Slow-released and Control-released fertilizers
May 20, 2016

Slow-released and Control-released fertilizers involve few proportion of the fertilizer market.

Different stages of plants growth needs uptake different nutrients. Their utility stems from the fact that fertilizers are subject to antagonistic processes. In addition to their providing the nutrition to plants, excess fertilizers can be poisonous to the same plant. Competitive with the uptake by plants is the degradation or loss of the fertilizer. Microbes in soil may degrade many fertilizers by immobilization or oxidation to prevent uptake of plants. Furthermore, fertilizers are lost by evaporation or leaching.

Most slow-released fertilizers are derivatives of urea, a straight fertilizer providing nitrogen.  Slow-released fertilizers convert in the soil to free urea slowly, which is rapidly uptake by plants.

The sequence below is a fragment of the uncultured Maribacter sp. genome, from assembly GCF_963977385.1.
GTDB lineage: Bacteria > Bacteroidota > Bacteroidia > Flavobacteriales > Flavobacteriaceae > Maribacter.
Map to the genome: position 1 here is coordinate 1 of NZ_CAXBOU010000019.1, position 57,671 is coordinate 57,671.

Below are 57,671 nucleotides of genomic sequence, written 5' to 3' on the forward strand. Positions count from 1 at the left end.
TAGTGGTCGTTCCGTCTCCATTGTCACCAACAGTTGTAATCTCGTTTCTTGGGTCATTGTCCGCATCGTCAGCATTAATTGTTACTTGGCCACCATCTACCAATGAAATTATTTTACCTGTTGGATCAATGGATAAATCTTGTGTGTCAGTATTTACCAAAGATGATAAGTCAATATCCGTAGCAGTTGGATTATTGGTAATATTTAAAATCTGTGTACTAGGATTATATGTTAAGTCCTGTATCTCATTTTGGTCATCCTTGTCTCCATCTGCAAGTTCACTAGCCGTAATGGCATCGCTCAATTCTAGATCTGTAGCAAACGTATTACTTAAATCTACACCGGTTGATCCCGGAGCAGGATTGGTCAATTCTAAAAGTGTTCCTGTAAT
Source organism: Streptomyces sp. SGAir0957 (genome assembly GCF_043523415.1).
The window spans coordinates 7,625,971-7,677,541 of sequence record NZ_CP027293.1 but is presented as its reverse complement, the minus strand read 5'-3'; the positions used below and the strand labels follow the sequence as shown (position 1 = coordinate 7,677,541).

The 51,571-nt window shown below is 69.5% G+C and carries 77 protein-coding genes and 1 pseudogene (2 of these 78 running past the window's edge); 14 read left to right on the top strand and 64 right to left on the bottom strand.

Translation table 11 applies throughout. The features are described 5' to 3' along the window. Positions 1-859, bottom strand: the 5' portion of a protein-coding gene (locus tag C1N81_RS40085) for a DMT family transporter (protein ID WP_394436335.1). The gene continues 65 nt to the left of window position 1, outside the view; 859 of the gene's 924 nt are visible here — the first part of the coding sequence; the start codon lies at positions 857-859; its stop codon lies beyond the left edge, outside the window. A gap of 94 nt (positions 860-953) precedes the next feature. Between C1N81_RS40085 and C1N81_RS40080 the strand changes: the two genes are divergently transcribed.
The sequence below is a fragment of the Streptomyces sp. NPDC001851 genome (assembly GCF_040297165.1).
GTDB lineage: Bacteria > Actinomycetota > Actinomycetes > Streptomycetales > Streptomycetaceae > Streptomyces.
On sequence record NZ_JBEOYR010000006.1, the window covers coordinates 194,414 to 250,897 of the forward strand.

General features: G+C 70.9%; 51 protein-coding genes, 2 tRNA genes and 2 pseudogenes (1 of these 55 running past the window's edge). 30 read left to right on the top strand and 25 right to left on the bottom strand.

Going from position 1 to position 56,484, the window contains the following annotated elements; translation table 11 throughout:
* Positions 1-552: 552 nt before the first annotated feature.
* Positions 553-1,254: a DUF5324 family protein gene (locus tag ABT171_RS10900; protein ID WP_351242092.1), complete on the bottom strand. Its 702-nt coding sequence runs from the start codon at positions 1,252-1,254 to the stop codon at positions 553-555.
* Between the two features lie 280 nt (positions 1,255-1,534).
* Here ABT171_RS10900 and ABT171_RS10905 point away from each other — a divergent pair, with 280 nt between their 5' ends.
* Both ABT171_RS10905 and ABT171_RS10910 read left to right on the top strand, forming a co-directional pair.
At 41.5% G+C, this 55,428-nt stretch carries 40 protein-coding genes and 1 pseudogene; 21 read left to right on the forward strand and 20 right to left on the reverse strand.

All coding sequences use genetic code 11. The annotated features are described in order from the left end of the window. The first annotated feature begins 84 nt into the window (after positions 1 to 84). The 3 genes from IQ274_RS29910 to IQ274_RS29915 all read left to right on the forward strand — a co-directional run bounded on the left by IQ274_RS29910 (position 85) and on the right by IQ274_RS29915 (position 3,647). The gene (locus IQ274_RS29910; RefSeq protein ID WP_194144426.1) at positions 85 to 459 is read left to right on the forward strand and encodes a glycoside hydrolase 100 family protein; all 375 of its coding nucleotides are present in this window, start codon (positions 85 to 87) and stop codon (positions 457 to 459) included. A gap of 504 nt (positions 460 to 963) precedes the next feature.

Besides being more efficient in the utilization of the applied nutrients, slow-released fertilizers also reduce the impact on the environment and the contamination of the subsurface water.

Control-released fertilizers are traditional fertilizers encapsulated in a shell that degrades at a specified rate. Sulfur is a typical encapsulation material. Other coated products use thermoplastics (and sometimes ethylene-vinyl acetate and surfactants, etc.) to produce diffusion-controlled release of nitrogen or other element of fertilizers.